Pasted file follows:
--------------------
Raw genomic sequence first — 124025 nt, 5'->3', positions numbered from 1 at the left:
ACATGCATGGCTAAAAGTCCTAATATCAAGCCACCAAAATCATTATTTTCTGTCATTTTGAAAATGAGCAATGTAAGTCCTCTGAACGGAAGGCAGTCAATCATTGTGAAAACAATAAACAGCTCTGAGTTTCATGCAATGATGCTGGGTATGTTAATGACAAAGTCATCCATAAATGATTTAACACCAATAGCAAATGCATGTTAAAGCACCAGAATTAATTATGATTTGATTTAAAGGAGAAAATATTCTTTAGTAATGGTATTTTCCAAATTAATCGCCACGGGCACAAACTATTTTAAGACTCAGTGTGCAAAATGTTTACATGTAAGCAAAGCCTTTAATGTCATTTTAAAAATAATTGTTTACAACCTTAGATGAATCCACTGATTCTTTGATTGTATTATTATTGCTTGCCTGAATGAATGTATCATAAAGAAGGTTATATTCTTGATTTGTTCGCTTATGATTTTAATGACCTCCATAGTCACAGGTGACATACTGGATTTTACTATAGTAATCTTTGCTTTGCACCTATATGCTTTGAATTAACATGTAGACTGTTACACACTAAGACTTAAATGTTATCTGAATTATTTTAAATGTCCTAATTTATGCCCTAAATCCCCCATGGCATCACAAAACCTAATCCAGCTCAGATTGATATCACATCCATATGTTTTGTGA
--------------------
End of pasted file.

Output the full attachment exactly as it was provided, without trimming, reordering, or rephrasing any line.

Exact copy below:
Raw genomic sequence first — 124025 nt, 5'->3', positions numbered from 1 at the left:
ACATGCATGGCTAAAAGTCCTAATATCAAGCCACCAAAATCATTATTTTCTGTCATTTTGAAAATGAGCAATGTAAGTCCTCTGAACGGAAGGCAGTCAATCATTGTGAAAACAATAAACAGCTCTGAGTTTCATGCAATGATGCTGGGTATGTTAATGACAAAGTCATCCATAAATGATTTAACACCAATAGCAAATGCATGTTAAAGCACCAGAATTAATTATGATTTGATTTAAAGGAGAAAATATTCTTTAGTAATGGTATTTTCCAAATTAATCGCCACGGGCACAAACTATTTTAAGACTCAGTGTGCAAAATGTTTACATGTAAGCAAAGCCTTTAATGTCATTTTAAAAATAATTGTTTACAACCTTAGATGAATCCACTGATTCTTTGATTGTATTATTATTGCTTGCCTGAATGAATGTATCATAAAGAAGGTTATATTCTTGATTTGTTCGCTTATGATTTTAATGACCTCCATAGTCACAGGTGACATACTGGATTTTACTATAGTAATCTTTGCTTTGCACCTATATGCTTTGAATTAACATGTAGACTGTTACACACTAAGACTTAAATGTTATCTGAATTATTTTAAATGTCCTAATTTATGCCCTAAATCCCCCATGGCATCACAAAACCTAATCCAGCTCAGATTGATATCACATCCATATGTTTTGTGA